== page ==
Missouri Large Truck Accident FAQs
If you’ve suffered an injury in an accident involving a large truck, you may be entitled to compensation for your damages, medical care, and suffering. You may also have a lot of questions about your rights, and what outcomes you can expect, so we’ve put together a list of common questions we hear from our clients.
If you have questions about your crash with a large truck, call Bley & Evans today at 844-443-8385.
- How do I know who was at fault in my accident?
- Who investigates the crash?
- If I am partially at fault for a crash, does that mean I can’t sue for damages?
- Is the owner of a commercial trucking company ever at fault in a traffic crash?
- Who pays for damages, if the truck driver is independent and not an employee of a company?
- How does the court determine compensation for a victim that suffers a permanent disability in a crash?
- If a truck crash kills the occupant of another vehicle, can the deceased victim’s family members be compensated for their loss?
- How do courts decide the amount of compensation family members should receive in wrongful death cases?
- I received a settlement offer from the truck company’s insurer. Should I accept it?
How do I know who was at fault in my accident?
Who investigates the crash?
Police are the first investigators of a crash scene, and in some cases, they may be able to immediately determine what caused the crash. Insurance companies and attorneys may hire their own investigators to determine crash liability. The Federal Motor Carrier Safety Administration may conduct its own investigation, too, and it requires authorities to report any commercial truck or bus crash when:
- The truck or bus has a gross vehicle weight, or gross combination weight rating, of more than 10,000 pounds, and the crash occurred on a public highway
- The crash involved a vehicle transporting more than eight people
- The commercial vehicle had a hazardous materials placard
- The crash caused a fatality, injuries requiring medical treatment not at the crash scene, or the truck or bus had to be towed away after the crash.
If I am partially at fault for a crash, does that mean I can’t sue for damages?
Is the owner of a commercial trucking company ever at fault in a traffic crash?
If investigators determine that a trucking company knowingly failed to perform necessary maintenance or repairs on a truck, and a mechanical failure caused the crash, the owners could be found liable for any injuries that occurred in the crash. Truck fleet managers or owners may also be found liable if they failed to obey federal laws regarding driver requirements. For example, the FMCSA shut down a Georgia trucking company for several violations, including failure to comply with driver licensing and drug-testing requirements.
Who pays for damages, if the truck driver is independent and not an employee of a company?
Federal law requires independent truck drivers to carry at least $750,000 in liability coverage, and some drivers who own their trucks carry significantly more than the minimum coverage. Leasing companies that provide trucks to drivers also carry insurance. Depending on the cause of a crash and who owned the vehicle, crash injury victims may receive compensation under the driver’s insurance, the leasing company’s insurance, or both.
How does the court determine compensation for a victim that suffers a permanent disability in a crash?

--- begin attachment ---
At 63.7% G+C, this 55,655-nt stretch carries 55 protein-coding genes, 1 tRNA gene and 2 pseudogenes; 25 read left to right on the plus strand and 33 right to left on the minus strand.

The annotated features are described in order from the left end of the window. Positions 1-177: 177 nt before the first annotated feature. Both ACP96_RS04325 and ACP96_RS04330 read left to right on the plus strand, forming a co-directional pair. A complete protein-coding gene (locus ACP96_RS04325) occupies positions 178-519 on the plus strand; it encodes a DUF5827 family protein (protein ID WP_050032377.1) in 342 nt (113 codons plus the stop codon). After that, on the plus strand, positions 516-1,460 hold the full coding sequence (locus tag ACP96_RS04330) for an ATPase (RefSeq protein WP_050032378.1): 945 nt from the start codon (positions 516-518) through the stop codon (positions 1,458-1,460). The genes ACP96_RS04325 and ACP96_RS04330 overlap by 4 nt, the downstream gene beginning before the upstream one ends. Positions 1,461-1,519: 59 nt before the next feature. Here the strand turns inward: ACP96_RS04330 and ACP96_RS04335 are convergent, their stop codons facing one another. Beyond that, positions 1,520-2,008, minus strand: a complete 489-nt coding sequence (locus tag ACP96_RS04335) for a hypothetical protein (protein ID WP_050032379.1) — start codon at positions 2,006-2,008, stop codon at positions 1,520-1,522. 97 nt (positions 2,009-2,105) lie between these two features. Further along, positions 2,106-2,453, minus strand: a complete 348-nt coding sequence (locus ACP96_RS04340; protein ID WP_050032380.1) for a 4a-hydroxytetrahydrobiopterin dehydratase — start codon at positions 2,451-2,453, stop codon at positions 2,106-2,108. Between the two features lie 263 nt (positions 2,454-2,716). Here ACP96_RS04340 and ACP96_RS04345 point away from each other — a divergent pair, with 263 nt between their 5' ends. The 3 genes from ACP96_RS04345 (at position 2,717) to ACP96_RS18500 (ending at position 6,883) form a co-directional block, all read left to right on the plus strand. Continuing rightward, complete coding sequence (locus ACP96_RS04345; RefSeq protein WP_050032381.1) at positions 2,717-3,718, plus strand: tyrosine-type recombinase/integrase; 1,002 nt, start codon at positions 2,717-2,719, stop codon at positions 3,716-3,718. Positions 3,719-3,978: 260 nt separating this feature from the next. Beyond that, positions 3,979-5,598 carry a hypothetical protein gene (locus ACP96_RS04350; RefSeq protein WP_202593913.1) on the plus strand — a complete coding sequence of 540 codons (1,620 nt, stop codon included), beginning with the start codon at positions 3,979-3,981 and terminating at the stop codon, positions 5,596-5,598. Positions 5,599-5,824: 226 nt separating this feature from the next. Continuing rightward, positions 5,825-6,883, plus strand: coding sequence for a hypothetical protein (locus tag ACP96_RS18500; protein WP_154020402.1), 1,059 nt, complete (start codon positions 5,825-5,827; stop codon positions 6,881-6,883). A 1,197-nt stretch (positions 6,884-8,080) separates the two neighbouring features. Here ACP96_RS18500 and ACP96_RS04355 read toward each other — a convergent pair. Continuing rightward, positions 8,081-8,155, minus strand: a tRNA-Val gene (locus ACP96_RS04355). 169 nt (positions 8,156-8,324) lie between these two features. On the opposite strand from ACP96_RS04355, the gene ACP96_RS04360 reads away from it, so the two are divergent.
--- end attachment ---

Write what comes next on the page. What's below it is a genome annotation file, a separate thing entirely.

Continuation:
The court uses a complex method to calculate compensation, based on average weekly wages and a person’s earning potential. For example, Missouri law states that when a person under age 21 suffers a disabling injury while a trainee or apprentice, the courts must consider that person’s projected increase in earnings that would have occurred if they had been able to finish their training.
If a truck crash kills the occupant of another vehicle, can the deceased victim’s family members be compensated for their loss?
In many instances, the surviving immediate family members (spouse, children, or parents) can sue for damages in a fatal truck crash, under Missouri’s wrongful death statute. In the absence of a spouse, children, or parents, a sibling or descendant of the deceased may pursue a wrongful death claim.
How do courts decide the amount of compensation family members should receive in wrongful death cases?
If the deceased was an income-earner in a household, courts will consider the deceased person’s income and what they would have contributed to the household in their lifetime. Surviving family members should also be entitled to compensation for the deceased relative’s medical expenses and burial expenses. When the victim was not an income-earner, the court considers the emotional value of the loss of comfort, companionship, guidance, care, and other non-monetary factors. And if the deceased was a caregiver for a minor, a person over age 65, or a person with a disability, the court assigns a value to that care of at least 110 percent of the state average weekly wage.
I received a settlement offer from the truck company’s insurer. Should I accept it?
If you receive a settlement offer, do not respond – talk to a personal injury attorney immediately. Anything you say to an insurer could jeopardize your ability to collect the compensation you may be entitled to.
Bley & Evans has helped many truck crash injury victims get the help they need. If you or your immediate family members have been injured in a crash with a large truck, contact us today to request a free consultation by using our online form or by calling 844-443-8385.